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Old 08-23-2006, 06:44 PM   #15226
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Default rounded off allan screw!

I accidentally over tightened a couple of screws on the bottom of my chassis & when I tried to remove them the (2mm) Allen key just keep slipping & rounded them off now I can't access the inner parts like the belt etc to perform maintenance! Therefore my question is what’s the best way to get them out? Will I have to drill them out?
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Old 08-23-2006, 06:52 PM   #15227
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there are a few technics, take a dremel cutting wheel and cut a slot, ya, you are going to cut the chassie a little. then when you remove the screw, with a flat blade screw driver, then take ca glue and lightly coat the chassie where the screw came out from. let dry when you replace the screw dont use to much torque. the you will be able to remove the screw next time. i bought an xray from a guy who never did the glue thing to the chassie, and every screw needed to be sloted to be removed, man did that suck!
good luck with your screws
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Old 08-23-2006, 06:58 PM   #15228
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do not use a full-sized cut off wheel. i'm going through the same thing with thread locker. Take a pair of snips and cut the cutoff wheel down to half size, then take a grinding stone and shape it down to a 4mm radius.
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Old 08-23-2006, 07:57 PM   #15229
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Quote:
Originally Posted by jakster
there are a few technics, take a dremel cutting wheel and cut a slot, ya, you are going to cut the chassie a little. then when you remove the screw, with a flat blade screw driver, then take ca glue and lightly coat the chassie where the screw came out from. let dry when you replace the screw dont use to much torque. the you will be able to remove the screw next time. i bought an xray from a guy who never did the glue thing to the chassie, and every screw needed to be sloted to be removed, man did that suck!
good luck with your screws
Perharps i'm just stupid but I don't quite understand. do you mean cut the slots into the screw head so you can fit in a flat head screwdriver? The glue bit i totally don't understand! please bear in mind that I am a newbie!
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Old 08-23-2006, 08:10 PM   #15230
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yes, that's what is meant. but make sure you read my last post.
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Old 08-23-2006, 08:24 PM   #15231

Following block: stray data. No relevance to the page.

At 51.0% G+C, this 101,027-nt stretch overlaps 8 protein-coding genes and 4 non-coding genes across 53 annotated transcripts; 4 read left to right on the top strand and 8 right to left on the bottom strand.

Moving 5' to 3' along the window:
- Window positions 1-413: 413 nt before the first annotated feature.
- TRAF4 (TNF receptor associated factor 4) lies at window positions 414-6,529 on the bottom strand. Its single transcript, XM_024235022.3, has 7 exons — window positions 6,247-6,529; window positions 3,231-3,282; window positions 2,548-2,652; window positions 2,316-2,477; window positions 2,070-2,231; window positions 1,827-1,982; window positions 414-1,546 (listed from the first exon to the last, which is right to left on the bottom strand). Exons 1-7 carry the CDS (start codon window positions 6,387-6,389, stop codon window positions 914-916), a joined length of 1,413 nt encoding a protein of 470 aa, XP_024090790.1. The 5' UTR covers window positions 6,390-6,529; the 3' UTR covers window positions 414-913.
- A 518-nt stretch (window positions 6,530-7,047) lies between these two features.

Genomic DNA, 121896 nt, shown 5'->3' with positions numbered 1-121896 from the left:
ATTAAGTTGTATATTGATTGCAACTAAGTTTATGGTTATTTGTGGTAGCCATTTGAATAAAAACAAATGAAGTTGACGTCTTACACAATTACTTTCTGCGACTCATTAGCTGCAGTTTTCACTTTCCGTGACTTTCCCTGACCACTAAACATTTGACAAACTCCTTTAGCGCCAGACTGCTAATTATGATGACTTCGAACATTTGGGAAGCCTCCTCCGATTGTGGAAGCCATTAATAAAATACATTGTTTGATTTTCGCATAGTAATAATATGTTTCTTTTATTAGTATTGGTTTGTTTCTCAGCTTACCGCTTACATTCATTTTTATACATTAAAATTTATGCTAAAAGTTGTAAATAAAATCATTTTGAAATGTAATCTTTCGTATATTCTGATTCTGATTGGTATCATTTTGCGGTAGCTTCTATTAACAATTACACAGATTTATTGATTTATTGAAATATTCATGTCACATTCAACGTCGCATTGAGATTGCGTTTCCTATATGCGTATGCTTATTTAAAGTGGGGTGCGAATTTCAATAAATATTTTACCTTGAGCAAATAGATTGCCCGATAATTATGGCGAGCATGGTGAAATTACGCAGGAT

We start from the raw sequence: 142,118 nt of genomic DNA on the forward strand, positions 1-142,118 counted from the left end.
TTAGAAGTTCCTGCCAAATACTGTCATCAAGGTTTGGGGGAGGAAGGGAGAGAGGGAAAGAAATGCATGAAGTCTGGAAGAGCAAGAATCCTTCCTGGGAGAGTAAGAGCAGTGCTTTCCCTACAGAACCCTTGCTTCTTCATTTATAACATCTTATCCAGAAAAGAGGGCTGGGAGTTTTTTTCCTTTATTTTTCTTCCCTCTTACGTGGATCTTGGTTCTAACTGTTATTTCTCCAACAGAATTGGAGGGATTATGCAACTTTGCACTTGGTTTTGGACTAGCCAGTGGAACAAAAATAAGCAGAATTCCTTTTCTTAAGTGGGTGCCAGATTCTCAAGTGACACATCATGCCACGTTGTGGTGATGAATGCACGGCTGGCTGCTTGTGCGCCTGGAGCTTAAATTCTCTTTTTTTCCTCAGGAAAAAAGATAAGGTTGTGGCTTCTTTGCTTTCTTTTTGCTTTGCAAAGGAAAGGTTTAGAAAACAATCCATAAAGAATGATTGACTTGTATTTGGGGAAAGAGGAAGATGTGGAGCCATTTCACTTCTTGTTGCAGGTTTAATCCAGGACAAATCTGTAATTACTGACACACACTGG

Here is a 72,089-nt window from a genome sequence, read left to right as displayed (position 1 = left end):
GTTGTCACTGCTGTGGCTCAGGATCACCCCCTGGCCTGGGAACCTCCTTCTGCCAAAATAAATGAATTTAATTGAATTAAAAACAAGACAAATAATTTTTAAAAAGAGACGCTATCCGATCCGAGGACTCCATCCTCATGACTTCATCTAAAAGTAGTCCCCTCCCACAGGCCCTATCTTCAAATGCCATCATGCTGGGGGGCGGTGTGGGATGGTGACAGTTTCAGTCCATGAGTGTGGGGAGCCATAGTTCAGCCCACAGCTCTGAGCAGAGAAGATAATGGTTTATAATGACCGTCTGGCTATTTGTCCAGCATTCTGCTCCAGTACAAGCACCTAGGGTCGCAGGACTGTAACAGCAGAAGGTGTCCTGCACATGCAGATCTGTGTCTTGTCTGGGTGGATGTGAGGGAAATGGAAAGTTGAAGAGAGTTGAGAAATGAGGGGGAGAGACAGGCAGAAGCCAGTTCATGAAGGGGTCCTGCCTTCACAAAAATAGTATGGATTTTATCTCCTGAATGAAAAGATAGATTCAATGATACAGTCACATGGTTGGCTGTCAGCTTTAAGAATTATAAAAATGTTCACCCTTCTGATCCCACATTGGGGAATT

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HotrodHopkins, I'm afraid I understand yours even less! Not having or ever having used a dremel probably dosen't help. but you say cut the blade inhalf to 4mm does this mean you start with a 8mm? can't you just buy 4mm's. Also if you cut it wont it not be round, is that what the grinding stone is for? Also because of the countersink screw head won't you cut the chassis?

sori to bagger you like this but i am devastated as i've only just bourght it!
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Old 08-23-2006, 08:38 PM   #15232
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ok i will try to make this make sence. use a small round cut off wheel, you are going to cut the chassie just a little where the screw is in the chassie. then use a small bladed screw driver to remove. i wish i was there i could do this faster than it took me to write this. then take ca and q tip and coat lightly the counter sunk hole with ca, let dry. now the screw wont bind on the carbon fiber of the chassie, does that make sence now???
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Old 08-23-2006, 08:39 PM   #15233
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Timbo, first thing you should do is buy a good Hudy 2mm wrench. Now as far as the stripped screw holes go. If you don't want to cut into your chassis, you can try this. It's worked for me in the past. It will require you to dissassemble part of you car. If the stripped screws are not on the same bulkhead, remove all all the bottom screws from the bulkhead so that only the stripped screw is left. Remove everthing on top of the chassis so only the one half bulkhead is left. Turn the bulkhead counter-clockwise. That should loosen the screw. You should still be able to get enough traction with a good wrench to unscrew it from there. Before you put a new screw back in, put a thin layer of CA in the countersunk holes on the chassis. It will keep the screws from sticking. Also, aluminum screws will fuse into the bulkheads. Use titanium or steel screws